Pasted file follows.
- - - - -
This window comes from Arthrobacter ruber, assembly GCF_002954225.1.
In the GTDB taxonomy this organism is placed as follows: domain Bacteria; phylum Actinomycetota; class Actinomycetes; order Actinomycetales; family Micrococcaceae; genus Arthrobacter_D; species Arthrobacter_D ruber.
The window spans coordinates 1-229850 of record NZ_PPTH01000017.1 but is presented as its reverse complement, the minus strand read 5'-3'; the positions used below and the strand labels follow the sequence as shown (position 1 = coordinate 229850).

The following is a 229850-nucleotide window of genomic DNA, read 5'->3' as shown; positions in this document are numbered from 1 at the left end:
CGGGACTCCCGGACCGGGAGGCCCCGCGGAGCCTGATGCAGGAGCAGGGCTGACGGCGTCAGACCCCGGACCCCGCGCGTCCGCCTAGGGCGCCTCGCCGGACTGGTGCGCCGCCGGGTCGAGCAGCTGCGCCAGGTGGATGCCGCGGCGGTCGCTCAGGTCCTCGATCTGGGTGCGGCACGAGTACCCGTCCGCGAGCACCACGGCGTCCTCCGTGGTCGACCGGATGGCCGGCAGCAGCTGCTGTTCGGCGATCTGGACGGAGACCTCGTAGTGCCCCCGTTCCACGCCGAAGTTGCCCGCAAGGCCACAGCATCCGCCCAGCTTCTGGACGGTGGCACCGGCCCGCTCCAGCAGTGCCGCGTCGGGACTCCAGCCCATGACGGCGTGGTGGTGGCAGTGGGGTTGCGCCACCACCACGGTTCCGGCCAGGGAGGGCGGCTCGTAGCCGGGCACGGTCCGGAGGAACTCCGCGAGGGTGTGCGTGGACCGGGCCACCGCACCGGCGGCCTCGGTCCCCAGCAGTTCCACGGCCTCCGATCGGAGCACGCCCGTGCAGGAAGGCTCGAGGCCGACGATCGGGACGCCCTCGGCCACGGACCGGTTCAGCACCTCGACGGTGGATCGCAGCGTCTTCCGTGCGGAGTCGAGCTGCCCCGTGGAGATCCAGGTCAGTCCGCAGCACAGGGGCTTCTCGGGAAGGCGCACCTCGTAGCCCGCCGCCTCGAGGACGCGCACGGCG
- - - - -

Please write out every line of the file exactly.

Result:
This window comes from Arthrobacter ruber, assembly GCF_002954225.1.
In the GTDB taxonomy this organism is placed as follows: domain Bacteria; phylum Actinomycetota; class Actinomycetes; order Actinomycetales; family Micrococcaceae; genus Arthrobacter_D; species Arthrobacter_D ruber.
The window spans coordinates 1-229850 of record NZ_PPTH01000017.1 but is presented as its reverse complement, the minus strand read 5'-3'; the positions used below and the strand labels follow the sequence as shown (position 1 = coordinate 229850).

The following is a 229850-nucleotide window of genomic DNA, read 5'->3' as shown; positions in this document are numbered from 1 at the left end:
CGGGACTCCCGGACCGGGAGGCCCCGCGGAGCCTGATGCAGGAGCAGGGCTGACGGCGTCAGACCCCGGACCCCGCGCGTCCGCCTAGGGCGCCTCGCCGGACTGGTGCGCCGCCGGGTCGAGCAGCTGCGCCAGGTGGATGCCGCGGCGGTCGCTCAGGTCCTCGATCTGGGTGCGGCACGAGTACCCGTCCGCGAGCACCACGGCGTCCTCCGTGGTCGACCGGATGGCCGGCAGCAGCTGCTGTTCGGCGATCTGGACGGAGACCTCGTAGTGCCCCCGTTCCACGCCGAAGTTGCCCGCAAGGCCACAGCATCCGCCCAGCTTCTGGACGGTGGCACCGGCCCGCTCCAGCAGTGCCGCGTCGGGACTCCAGCCCATGACGGCGTGGTGGTGGCAGTGGGGTTGCGCCACCACCACGGTTCCGGCCAGGGAGGGCGGCTCGTAGCCGGGCACGGTCCGGAGGAACTCCGCGAGGGTGTGCGTGGACCGGGCCACCGCACCGGCGGCCTCGGTCCCCAGCAGTTCCACGGCCTCCGATCGGAGCACGCCCGTGCAGGAAGGCTCGAGGCCGACGATCGGGACGCCCTCGGCCACGGACCGGTTCAGCACCTCGACGGTGGATCGCAGCGTCTTCCGTGCGGAGTCGAGCTGCCCCGTGGAGATCCAGGTCAGTCCGCAGCACAGGGGCTTCTCGGGAAGGCGCACCTCGTAGCCCGCCGCCTCGAGGACGCGCACGGCG